Sunday Tasmanian - - NEWS -

ANYONE thought of be­ing stuck be­hind said bus as it crawls up the moun­tain in first gear? When we first came to Ho­bart in the late sev­en­ties we went up the moun­tain and the car en­gine froze. Dad man­aged to get down the moun­tain in neu­tral all the way just us­ing the brakes! Michael Lynch

IT’S a good start­ing point. We should see it as an ex­per­i­ment and ad­just ac­cord­ingly. Clearly not enough ca­pac­ity for the long term, but that’s the great thing about a bus ser­vice. It can change and adapt over time to our needs, rather than putting a huge, permanent, un­change­able piece of in­fra­struc­ture in place that un­der­mines the rea­son peo­ple go there in the first place. Shaun Wil­son

WHY has it taken un­til now to do some­thing like this? What a joke. I’m all for pro­tect­ing the moun­tain, but just build the bloody ca­ble car al­ready and as sym­pa­thet­i­cally to the en­vi­ron­ment as pos­si­ble. Cam­ou­flage the ca­ble car with the moun­tain’s colours. Shane Bol­lard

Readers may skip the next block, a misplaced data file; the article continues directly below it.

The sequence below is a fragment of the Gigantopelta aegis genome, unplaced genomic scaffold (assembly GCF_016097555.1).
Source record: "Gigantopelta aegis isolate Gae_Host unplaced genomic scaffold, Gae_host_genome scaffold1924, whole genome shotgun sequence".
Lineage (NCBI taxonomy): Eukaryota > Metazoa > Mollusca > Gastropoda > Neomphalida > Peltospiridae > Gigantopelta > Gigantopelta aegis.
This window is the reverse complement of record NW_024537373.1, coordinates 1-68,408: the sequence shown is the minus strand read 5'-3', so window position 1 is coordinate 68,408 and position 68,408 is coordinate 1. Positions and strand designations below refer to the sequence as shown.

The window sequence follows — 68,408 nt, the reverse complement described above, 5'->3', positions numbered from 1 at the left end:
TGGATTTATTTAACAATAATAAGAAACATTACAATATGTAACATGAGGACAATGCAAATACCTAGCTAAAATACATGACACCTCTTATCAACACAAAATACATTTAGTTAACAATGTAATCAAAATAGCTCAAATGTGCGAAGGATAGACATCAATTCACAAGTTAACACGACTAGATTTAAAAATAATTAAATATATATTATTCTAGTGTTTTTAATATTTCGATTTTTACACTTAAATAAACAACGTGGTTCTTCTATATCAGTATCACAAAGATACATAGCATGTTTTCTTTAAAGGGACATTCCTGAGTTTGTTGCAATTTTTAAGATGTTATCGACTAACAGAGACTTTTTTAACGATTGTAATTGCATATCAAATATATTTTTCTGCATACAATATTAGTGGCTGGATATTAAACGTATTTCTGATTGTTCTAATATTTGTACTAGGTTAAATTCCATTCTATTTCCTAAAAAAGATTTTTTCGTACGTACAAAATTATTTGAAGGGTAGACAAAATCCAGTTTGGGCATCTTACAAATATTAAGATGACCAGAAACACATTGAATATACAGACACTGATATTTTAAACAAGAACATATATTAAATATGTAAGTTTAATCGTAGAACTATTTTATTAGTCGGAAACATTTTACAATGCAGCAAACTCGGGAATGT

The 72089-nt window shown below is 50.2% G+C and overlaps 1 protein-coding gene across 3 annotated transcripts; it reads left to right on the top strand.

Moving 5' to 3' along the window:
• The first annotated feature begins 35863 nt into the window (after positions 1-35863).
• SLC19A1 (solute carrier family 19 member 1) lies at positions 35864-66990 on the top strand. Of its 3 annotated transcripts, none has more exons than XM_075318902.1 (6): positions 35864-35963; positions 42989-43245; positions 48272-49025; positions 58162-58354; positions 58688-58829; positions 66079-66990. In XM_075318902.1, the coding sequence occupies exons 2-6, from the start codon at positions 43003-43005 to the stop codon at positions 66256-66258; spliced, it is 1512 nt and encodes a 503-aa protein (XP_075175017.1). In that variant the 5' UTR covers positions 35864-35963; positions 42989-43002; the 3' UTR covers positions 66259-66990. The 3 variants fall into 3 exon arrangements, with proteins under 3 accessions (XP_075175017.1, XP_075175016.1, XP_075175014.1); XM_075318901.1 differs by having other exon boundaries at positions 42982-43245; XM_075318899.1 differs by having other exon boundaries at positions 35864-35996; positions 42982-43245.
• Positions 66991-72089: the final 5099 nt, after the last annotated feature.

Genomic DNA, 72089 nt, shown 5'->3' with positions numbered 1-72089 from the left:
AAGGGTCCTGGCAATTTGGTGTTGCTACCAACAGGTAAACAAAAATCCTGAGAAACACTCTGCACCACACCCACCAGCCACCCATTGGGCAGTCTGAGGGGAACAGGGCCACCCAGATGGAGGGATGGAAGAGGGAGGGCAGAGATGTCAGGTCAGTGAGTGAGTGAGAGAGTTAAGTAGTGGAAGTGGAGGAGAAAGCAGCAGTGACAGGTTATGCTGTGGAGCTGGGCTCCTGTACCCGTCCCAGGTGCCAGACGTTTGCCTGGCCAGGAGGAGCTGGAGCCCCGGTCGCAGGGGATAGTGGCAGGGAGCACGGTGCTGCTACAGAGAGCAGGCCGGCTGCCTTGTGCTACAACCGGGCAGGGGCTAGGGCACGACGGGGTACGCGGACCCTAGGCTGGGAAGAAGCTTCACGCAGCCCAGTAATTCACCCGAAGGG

IT’S great for al­low­ing peo­ple to get off at var­i­ous walk­ing tracks along the way and pick-ups from the other end of the walk­ing tracks so you don’t have to or­gan­ise cars at both ends. It’s a great idea for bush­walk­ers as well as peo­ple who just want to go to the sum­mit. Louise Rigozzi

AN out­stand­ing ini­tia­tive. Much more ver­sa­tile than a (so yes­ter­day) ca­ble car. Makes the moun­tain ac­ces­si­ble for all, and less sus­cep­ti­ble to the prob­lems as­so­ci­ated with strong winds. Jo Bain

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